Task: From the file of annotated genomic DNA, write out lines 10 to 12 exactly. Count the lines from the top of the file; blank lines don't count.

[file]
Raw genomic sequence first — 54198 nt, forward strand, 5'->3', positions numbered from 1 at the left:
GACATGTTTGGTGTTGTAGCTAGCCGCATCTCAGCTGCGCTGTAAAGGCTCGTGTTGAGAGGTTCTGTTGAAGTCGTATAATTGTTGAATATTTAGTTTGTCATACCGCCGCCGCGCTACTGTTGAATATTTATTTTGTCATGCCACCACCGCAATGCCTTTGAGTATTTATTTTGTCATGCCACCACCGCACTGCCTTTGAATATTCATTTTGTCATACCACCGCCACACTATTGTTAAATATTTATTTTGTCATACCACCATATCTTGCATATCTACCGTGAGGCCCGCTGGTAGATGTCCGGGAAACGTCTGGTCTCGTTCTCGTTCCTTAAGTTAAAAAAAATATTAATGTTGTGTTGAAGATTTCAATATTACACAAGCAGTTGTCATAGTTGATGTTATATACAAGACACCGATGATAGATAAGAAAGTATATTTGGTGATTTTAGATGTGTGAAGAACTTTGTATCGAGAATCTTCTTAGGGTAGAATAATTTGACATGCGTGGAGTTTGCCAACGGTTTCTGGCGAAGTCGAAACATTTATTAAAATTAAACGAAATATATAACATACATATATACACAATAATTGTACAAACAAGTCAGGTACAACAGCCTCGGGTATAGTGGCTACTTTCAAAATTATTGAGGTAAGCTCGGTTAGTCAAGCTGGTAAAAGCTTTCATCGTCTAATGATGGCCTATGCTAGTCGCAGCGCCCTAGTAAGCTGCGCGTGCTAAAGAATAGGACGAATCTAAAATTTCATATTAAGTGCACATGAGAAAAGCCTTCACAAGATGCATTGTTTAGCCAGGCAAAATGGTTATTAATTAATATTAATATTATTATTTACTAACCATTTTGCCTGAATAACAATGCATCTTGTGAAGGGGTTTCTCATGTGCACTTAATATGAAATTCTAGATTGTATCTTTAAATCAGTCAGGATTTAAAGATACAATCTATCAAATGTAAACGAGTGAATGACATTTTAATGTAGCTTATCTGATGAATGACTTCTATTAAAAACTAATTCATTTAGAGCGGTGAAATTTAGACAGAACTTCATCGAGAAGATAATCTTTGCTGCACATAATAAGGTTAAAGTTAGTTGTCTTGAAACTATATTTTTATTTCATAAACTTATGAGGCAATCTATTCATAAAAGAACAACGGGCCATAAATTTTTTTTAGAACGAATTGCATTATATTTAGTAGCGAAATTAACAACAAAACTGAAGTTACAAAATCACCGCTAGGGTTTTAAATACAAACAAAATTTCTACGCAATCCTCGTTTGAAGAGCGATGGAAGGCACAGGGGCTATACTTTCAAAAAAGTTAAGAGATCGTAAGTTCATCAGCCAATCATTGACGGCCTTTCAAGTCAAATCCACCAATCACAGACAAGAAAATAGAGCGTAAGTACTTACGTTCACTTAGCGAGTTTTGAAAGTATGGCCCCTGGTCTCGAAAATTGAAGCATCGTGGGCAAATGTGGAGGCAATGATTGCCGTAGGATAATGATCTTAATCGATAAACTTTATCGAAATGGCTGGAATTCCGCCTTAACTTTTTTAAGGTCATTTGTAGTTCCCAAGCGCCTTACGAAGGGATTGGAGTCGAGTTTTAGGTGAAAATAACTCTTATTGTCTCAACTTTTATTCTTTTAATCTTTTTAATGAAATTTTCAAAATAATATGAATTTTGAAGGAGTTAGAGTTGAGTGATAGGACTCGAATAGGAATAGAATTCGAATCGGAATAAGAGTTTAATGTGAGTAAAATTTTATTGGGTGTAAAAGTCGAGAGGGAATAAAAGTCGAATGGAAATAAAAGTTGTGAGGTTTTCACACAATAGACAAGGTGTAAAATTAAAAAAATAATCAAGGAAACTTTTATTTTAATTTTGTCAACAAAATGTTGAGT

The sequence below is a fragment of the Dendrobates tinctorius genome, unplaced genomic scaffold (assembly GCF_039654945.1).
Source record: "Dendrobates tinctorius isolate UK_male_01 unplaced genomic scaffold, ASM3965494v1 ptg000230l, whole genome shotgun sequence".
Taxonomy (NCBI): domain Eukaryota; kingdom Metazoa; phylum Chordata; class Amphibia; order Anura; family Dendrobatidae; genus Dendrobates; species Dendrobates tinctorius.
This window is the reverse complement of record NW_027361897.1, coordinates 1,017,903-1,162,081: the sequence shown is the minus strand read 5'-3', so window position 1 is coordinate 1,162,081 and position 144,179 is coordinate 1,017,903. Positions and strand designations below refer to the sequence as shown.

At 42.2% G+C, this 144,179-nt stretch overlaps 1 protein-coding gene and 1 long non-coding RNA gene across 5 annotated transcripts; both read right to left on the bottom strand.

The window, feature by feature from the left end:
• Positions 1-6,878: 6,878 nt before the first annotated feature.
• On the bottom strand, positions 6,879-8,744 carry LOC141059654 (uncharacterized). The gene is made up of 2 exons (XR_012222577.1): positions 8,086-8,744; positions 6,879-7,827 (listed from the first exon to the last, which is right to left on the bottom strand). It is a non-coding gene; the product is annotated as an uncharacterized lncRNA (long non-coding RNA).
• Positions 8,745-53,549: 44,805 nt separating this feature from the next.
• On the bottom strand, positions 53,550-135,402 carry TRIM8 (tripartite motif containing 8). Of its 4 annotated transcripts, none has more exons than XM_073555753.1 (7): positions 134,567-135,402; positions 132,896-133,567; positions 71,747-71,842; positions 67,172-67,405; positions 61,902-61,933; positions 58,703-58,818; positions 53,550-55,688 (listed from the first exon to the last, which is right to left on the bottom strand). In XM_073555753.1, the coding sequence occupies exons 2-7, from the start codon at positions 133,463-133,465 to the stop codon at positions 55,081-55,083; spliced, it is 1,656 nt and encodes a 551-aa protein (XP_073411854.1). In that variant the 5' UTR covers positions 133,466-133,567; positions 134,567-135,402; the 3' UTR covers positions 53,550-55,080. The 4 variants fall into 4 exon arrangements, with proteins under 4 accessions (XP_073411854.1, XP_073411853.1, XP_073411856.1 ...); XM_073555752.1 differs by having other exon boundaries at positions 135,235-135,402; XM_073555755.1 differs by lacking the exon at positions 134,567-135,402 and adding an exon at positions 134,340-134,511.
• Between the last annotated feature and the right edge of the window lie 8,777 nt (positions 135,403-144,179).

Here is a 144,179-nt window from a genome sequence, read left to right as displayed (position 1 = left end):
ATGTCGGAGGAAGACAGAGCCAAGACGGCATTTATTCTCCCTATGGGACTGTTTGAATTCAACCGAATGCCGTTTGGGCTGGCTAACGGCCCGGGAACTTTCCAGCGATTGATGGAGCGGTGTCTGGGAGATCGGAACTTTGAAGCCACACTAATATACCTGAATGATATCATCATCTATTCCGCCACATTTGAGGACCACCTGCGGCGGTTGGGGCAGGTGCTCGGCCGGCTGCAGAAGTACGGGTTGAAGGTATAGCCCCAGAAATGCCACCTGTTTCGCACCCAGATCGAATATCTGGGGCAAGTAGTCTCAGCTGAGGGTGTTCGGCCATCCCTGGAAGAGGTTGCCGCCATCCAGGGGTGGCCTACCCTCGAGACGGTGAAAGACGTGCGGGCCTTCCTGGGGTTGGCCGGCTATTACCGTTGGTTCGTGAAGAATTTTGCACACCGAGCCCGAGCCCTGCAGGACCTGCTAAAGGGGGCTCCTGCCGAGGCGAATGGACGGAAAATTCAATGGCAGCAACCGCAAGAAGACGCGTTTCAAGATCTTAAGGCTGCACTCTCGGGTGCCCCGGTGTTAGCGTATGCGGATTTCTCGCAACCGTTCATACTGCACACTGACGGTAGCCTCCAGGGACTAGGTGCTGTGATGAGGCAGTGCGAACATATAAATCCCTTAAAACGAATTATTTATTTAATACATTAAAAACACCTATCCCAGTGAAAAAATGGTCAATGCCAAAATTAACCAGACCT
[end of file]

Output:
• On the bottom strand, positions 6,879-8,744 carry LOC141059654 (uncharacterized). The gene is made up of 2 exons (XR_012222577.1): positions 8,086-8,744; positions 6,879-7,827 (listed from the first exon to the last, which is right to left on the bottom strand). It is a non-coding gene; the product is annotated as an uncharacterized lncRNA (long non-coding RNA).
• Positions 8,745-53,549: 44,805 nt separating this feature from the next.
• On the bottom strand, positions 53,550-135,402 carry TRIM8 (tripartite motif containing 8). Of its 4 annotated transcripts, none has more exons than XM_073555753.1 (7): positions 134,567-135,402; positions 132,896-133,567; positions 71,747-71,842; positions 67,172-67,405; positions 61,902-61,933; positions 58,703-58,818; positions 53,550-55,688 (listed from the first exon to the last, which is right to left on the bottom strand). In XM_073555753.1, the coding sequence occupies exons 2-7, from the start codon at positions 133,463-133,465 to the stop codon at positions 55,081-55,083; spliced, it is 1,656 nt and encodes a 551-aa protein (XP_073411854.1). In that variant the 5' UTR covers positions 133,466-133,567; positions 134,567-135,402; the 3' UTR covers positions 53,550-55,080. The 4 variants fall into 4 exon arrangements, with proteins under 4 accessions (XP_073411854.1, XP_073411853.1, XP_073411856.1 ...); XM_073555752.1 differs by having other exon boundaries at positions 135,235-135,402; XM_073555755.1 differs by lacking the exon at positions 134,567-135,402 and adding an exon at positions 134,340-134,511.